There were two coffee shops at the South Hertling Super Centre. One, in Captain Stellar's opinion, was quite a nice one. It was located just in between the Barbecue Imperium and Arthur C. Clock's Timepiece World. The barista there was a slightly annoying but basically quite nice hipster woman named Carol, who sold organic coffee and gluten free wraps.

The other was in a dingy little corner of the Handy Pavilion, just by outdoor furniture. It sold second-rate coffee at first-rate coffee prices to those too tired or lazy to walk all the way across the vast car park to Carol's.

Captain Stellar would have liked to go to Carol's, but without his coffee he didn't have the energy. ...continue reading "Do It Yourself – Chapter 15: Light and Dark"

Facebooktwittergoogle_plusredditpinterest

Marlon had never liked Jasu Shan, but now he was happy beyond words to see her. Ms Shan was abrasive and talked over him and would change the topic of conversation right in the middle of one of his sentences, and there wasn't a damned thing he could do about it because she was the General Manager and he was just the Duty Manager.

When Ms Shan taken ill, Marlon had been quietly pleased. He'd expected corporate to put someone else in charge for a while, preferably some quiet little pen-pusher who would take care of the big picture stuff and leave Marlon to the rest. In fact, head office had made Marlon acting manager. He'd been doing double duty as General Manager and Duty Manager in exchange for a nominal--and temporary—raise in salary.

Even that he might have coped with, had sales not started tanking when the DIY Barn had opened. That had put him in the awkward position of being both the good-guy boss he liked to believe himself to be--champion of his staff against the penny-pinchers at head office--while simultaneously acting as a penny-pincher from head office. It was vexing. ...continue reading "Do It Yourself – Chapter 12: Tea and Scandal"

Facebooktwittergoogle_plusredditpinterest

A man was looking at melamine boards. He checked their lengths for defects, then raised them it to eye height and held it straight ahead to see if it was straight. He was doing a terrible job of it, taking too long about it and picking a bunch of boards that even from five metres away, Gwen could see were sub-par.

The customer had probably never had to check boards before. He'd probably learned the technique out of a book or a YouTube video. Men who were just starting in on woodwork tended to be like that. There seemed to be a weird belief amongst men that woodworking is in the blood, and so asking for help was admitting something was wrong with them.

They seemed perfectly okay with asking about paint, though. Colours. Women's stuff. A bloke could be forgiven for not knowing. ...continue reading "Do It Yourself – Chapter 9: The Phial"

Facebooktwittergoogle_plusredditpinterest

"Will this take an LED bulb?"

Sadie McGregor looked up from the manifest she had been checking, to see a huge fat man. At first she took him for a glutton, but a closer look told her he was not. Perhaps he had a glandular condition? It didn’t matter. What mattered was the box he was thrusting a standard lamp at her.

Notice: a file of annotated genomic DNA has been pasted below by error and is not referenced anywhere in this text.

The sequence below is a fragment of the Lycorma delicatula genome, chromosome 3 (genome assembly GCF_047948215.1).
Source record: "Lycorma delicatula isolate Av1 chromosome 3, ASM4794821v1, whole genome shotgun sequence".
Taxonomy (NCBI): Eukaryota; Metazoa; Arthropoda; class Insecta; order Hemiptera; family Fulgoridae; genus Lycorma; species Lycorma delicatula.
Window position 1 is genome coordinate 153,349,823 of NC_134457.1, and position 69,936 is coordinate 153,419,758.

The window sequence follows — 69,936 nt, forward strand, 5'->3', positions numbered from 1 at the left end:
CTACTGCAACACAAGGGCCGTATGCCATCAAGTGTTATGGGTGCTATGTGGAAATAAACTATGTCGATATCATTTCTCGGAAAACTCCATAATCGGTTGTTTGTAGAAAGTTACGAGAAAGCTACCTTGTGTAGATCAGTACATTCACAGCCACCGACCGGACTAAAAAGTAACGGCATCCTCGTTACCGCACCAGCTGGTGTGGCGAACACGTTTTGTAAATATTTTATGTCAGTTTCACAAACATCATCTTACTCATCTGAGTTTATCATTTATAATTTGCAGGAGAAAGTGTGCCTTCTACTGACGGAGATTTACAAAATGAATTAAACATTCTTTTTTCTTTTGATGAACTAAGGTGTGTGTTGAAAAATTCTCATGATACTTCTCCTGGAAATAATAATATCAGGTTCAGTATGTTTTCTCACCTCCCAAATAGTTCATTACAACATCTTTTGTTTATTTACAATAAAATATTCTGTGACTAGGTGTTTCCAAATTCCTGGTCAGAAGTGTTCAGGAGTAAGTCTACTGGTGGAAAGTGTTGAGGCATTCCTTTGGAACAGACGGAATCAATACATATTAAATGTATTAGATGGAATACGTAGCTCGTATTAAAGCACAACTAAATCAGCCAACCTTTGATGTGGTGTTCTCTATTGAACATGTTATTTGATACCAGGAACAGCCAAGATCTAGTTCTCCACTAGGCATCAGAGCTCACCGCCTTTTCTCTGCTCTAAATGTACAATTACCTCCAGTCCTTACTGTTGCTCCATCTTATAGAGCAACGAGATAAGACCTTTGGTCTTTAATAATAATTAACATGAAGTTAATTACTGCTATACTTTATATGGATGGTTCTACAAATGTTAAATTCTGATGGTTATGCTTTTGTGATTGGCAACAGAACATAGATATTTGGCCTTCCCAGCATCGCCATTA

"It will take any bulb with a standard Edison screw," she said.

"You sure? I don’t want to have to bring it back."

Sadie looked up from her manifest and gave the man her full attention. His eyes widened, startled and he swallowed hard. This often happened to people on the receiving end of Sadie’s full attention. She stared further into his eyes. His soul was in relatively good shape, other than some mild office pilfering and... ah. A short, doomed affair that he’d never told his wife about. He really should tell her.

"Here,’ she said. "I will show you." ...continue reading "Do It Yourself – Chapter 6: Luminiferous"

Facebooktwittergoogle_plusredditpinterest

Axel sat in the loading dock. It was nearly midday and it was as hot as an oven. A little drop of sweat made its way down his face to the point of his chin. It hung there for a moment, then dropped down to the green collar of his Handy Pavilion shirt, where it soaked into the fabric. Axel ignored it. His eyes were focused on a spot between the Place O’ Pets’ building and a parked truck. He could only see a little sliver through this gap – a busy roadway, and beyond that a small section of concrete wall, painted an unpleasant yellow.

The DIY Barn.

The enemy.

“Hot out, eh?”

Axel was aware of the voice in the same way he was aware of the drops of sweat down his face--there, but distant from his thoughts. He heard his own voice reply: “Going to get hotter, they say.” ...continue reading "Do It Yourself – Chapter 5: The Shirts"

Facebooktwittergoogle_plusredditpinterest

Gwen sipped her coffee in the breakroom that smelled of smoke, but didn't light up herself. She smoked, but she did not care for tobacco. For all his laxness on OHS, Marlon did not appreciate it when anything else was smoked in the workplace.

She drummed her fingers on the plastic table. There was much on her mind. She lived a simple life, and seldom found herself with great moral choices to make. What Pennington offered… It can’t have been the right thing to do. And yet, how could she say no? Legally, Pennington’s plan was probably okay. No law against it – or if there was, it were part of some old law against witchcraft, something that remained on the books even though no one had cared since the dark ages. No, there was no law against it exactly. But there were similar things--modern things--that were pretty damn illegal. ...continue reading "Do It Yourself – Chapter 4: Coffee Break"

Facebooktwittergoogle_plusredditpinterest